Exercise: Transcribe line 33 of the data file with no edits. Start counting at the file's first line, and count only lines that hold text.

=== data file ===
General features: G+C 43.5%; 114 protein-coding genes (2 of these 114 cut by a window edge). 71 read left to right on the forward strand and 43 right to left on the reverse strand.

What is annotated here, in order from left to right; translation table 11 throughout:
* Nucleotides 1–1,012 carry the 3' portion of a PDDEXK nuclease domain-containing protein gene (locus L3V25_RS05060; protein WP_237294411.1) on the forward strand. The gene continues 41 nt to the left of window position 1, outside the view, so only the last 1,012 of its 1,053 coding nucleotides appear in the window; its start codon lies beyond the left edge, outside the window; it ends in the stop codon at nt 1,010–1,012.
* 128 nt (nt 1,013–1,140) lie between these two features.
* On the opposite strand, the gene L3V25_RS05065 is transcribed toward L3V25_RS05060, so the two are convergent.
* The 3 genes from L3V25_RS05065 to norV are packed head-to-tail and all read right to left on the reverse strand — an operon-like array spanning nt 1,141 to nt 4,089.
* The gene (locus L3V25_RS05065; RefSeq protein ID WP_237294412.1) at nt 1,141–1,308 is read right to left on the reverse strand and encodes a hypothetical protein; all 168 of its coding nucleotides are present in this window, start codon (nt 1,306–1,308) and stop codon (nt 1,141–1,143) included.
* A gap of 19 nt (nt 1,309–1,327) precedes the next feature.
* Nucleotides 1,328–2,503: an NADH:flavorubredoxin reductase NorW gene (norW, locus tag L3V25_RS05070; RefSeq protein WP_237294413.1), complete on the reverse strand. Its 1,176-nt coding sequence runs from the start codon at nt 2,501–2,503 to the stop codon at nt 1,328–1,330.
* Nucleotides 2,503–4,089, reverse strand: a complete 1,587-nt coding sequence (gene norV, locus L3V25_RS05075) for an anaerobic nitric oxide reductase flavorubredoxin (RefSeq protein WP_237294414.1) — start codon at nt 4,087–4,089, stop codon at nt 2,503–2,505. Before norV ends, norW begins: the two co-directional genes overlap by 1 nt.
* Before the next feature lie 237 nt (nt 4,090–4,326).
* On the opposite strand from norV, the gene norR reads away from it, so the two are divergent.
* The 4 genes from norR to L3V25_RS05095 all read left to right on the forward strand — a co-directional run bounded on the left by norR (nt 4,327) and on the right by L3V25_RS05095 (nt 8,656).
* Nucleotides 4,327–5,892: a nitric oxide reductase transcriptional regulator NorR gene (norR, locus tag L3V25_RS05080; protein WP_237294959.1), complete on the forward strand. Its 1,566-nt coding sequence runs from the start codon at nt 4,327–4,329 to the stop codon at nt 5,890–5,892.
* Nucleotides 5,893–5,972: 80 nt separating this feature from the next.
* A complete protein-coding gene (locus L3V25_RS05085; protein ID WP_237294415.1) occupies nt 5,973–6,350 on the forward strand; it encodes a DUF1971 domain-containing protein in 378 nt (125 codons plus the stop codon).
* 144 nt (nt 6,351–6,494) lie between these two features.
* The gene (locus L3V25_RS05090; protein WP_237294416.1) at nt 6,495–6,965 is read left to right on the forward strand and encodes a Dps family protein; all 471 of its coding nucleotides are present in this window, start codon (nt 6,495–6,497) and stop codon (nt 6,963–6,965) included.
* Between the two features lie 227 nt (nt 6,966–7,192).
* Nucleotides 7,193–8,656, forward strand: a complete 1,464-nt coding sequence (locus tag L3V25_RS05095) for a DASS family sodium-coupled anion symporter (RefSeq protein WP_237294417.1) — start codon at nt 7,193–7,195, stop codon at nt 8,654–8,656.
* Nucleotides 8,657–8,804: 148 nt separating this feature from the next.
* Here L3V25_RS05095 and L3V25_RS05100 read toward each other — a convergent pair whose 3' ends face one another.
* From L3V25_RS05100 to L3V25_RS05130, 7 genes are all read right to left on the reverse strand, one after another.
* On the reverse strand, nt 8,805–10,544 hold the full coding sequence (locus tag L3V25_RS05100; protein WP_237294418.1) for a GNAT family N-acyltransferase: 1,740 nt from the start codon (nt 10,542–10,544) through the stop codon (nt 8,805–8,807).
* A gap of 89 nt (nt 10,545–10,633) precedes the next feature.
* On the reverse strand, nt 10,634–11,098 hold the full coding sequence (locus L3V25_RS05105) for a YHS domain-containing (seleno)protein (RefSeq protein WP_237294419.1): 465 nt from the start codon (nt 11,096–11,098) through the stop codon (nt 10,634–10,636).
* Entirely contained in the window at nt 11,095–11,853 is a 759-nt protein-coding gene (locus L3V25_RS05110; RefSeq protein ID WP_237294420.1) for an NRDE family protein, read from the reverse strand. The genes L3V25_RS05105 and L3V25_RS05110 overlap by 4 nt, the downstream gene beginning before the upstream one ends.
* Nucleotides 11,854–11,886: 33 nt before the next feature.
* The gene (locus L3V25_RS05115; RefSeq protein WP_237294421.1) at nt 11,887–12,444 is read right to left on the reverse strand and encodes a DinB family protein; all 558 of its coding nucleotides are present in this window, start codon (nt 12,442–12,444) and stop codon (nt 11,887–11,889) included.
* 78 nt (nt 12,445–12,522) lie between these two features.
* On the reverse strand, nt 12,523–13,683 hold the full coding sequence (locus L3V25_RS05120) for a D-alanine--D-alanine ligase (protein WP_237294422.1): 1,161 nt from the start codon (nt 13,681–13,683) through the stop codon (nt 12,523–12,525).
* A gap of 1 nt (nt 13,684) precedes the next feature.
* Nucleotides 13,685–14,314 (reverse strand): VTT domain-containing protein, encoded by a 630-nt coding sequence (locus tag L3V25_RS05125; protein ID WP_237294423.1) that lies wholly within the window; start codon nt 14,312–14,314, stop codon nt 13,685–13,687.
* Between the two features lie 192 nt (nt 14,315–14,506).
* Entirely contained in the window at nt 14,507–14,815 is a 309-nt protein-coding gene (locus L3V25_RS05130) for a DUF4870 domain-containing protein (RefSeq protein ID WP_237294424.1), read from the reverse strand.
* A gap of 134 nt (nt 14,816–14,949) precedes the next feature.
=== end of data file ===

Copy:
* Nucleotides 13,685–14,314 (reverse strand): VTT domain-containing protein, encoded by a 630-nt coding sequence (locus tag L3V25_RS05125; protein ID WP_237294423.1) that lies wholly within the window; start codon nt 14,312–14,314, stop codon nt 13,685–13,687.